The Goose Girl

The Goose Girl (Books of Bayern) by Shannon Hale

Anidori-Kiladra Talianna Isilee, Crown Princess of Kildenree, is twice stripped of her title.  The first time is shortly following her father’s death. Her mother publicly declares her younger brother Calib to be next in succession. Privately she reveals to Ani that she will not rule as planned.  Instead Anidori will be sent to Bayern to marry a prince, a diplomatic move intended to prevent a war.  Deep in the forests between Kildenree and Bayern, Ani loses her title once again. This time she is betrayed by her lady-in-waiting.  Selia, backed by a core of traitorous guards, massacres those in the company loyal to Princess Ani.  Though luck, Anidori escapes into the forest but Selia has put a sinister plan in motion. She will ride to Bayern posing as the princess and take Ani’s place as the prince’s bride.  With nothing left and nowhere to go, former Crown Princess Anidori-Kiladra is fortunate to get a position tending the King of Bayern’s geese.  Missing the only identity she’s ever known, Ani must figure out who she is and how she will expose Selia for a fraud.

This is the first book in Hale’s Books of Bayern series which includes Enna Burning, River Secrets and Forest Born.  I love the whole series, although I think the first two are the strongest.  Hale writes strong heroines which I always enjoy.  However, it’s Hale’s way of somehow making her stories seem full of old-fashioned fairy tale magic that really makes them special.

Age Recommendation: With the amount of violence and sexual undertones, I’d probably recommend this for students above Grade 5, with some parental discretion at Grade 4.  It’s definitely intended for an older audience than Princess Academy.

The vocabulary in this book is difficult: presumption, retinue, gelding, inquire, dignitaries, mendicants, succor, wrathful, inevitable, berating, passivity, vigilant, condescension, squander, mercenaries, tetchy, surreptitiously, din, pungent, languid, coerced, fatuous, mortified, puissantness, imbecile and castigation are among the words that stood out to me.

Great for: Bonus points for a strong female heroine, as well as starting a a great series.  Young readers love the familiarity of a series and often will continue once they’ve found something they like, so I’m always in favor of well-written ones.  Although Hale’s brand of princess-fantasy is different from Gail Carson Levine’s, I do believe that there will be overlap in their audiences.

Sex, Nudity, Dating –  Birth, sex and violence are all interwoven in this book.  While there isn’t too much overtly sexual, there are sexual undertones in certain parts that concern me.  There are wet nurses, and we hear of babies being held to the breast.  A girl holds hands with a man.  A horse’s birth is described. Ani’s marriage is arranged to the son of a king.  Ani worries about stories she’s heard where naive young girls marry murderous men.  While threatening her, a man asks Ani if she likes that he’s a man.  There is a story of a woman who nurses her child on one breast of blood and one of milk.  A man removes his shirt.  A boy is teased about a girl and told repeatedly to give her a kiss. A girl’s leg and undergarment are exposed to a man.  A man tells a woman that he can’t love her as a man loves a woman. Ani admits she is lovesick.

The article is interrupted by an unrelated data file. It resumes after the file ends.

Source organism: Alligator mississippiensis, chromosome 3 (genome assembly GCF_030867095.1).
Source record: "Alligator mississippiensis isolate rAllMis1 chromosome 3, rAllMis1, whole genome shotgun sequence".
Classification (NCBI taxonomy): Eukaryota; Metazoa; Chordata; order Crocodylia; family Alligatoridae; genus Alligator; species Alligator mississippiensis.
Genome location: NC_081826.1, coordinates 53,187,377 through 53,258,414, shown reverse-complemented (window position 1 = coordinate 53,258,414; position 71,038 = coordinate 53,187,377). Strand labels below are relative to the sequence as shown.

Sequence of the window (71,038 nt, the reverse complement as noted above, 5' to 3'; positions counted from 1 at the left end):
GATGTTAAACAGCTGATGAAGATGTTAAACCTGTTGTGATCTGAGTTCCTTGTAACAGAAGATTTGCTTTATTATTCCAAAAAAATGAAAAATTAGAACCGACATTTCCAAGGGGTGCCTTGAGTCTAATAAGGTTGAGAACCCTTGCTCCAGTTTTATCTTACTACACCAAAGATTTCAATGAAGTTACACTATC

Profanity – “shut up,”
Death, Violence and Gore –  A maid worries that Ani will fall in the pond and drown and her face will turn purple.  The queen smacks her daughter.  A beloved relative dies. Ani watches a parent die.  Wolves are shot by arrows.  A mother cuts her wrist and washes her daughter in her blood to remove a curse.  There are many killed, and their sword wounds described. Swords are bloodied, men are stabbed from behind, run through with swords.  There are fears that throats will be slit and threats that throats will be slit.  Corpses hang on the city walls, smelling of sour meat and fresh blood.  Ani is worried she’ll be run through and her body will be left for beasts to devour.  A wall is stained with the blood of the dead.  A beloved horse is killed, butchered and displayed.   A javelin dance is a rite of passage. Men and boys still dance if pierced, some are killed.  Ani threatens the traitors that her mother will hang them and dogs will nibble their feet and birds pluck out their hair.  Characters are stabbed, held hostage at knifepoint, punched, threatened.  A man threatens to bite off Ani’s finger.  A man is killed with a quarterstaff.  A woman is assaulted with a pole.  A man is stabbed through the heart. A man asks to gut someone.  A suggested punishment is that someone be placed naked in a barrel of nails and dragged through the street by four horses. Weapons break skin, crack bones. A room is filled with lifeless bodies.  A man is wounded and sticks his hand in the hole created and brings out his fingers covered in blood.  A war is planned and armies readied. A story is told about men returning from war after being defeated and their women stripping to the waist, exposing their breasts. The women then tell the men to see them as they did when they first touched them in the marriage bed; to see them as they did as they suckled their children and to see them as the enemy would see them when they took them to their beds and their bastard children.
Frightening or Intense Things – The princess is almost constantly in danger.  Most of the scary parts are clearly outlined in the violence section above.

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One Response to The Goose Girl

  1. PLW says:

    How bloodthirsty! Great vocabulary- perfect for the SAT!

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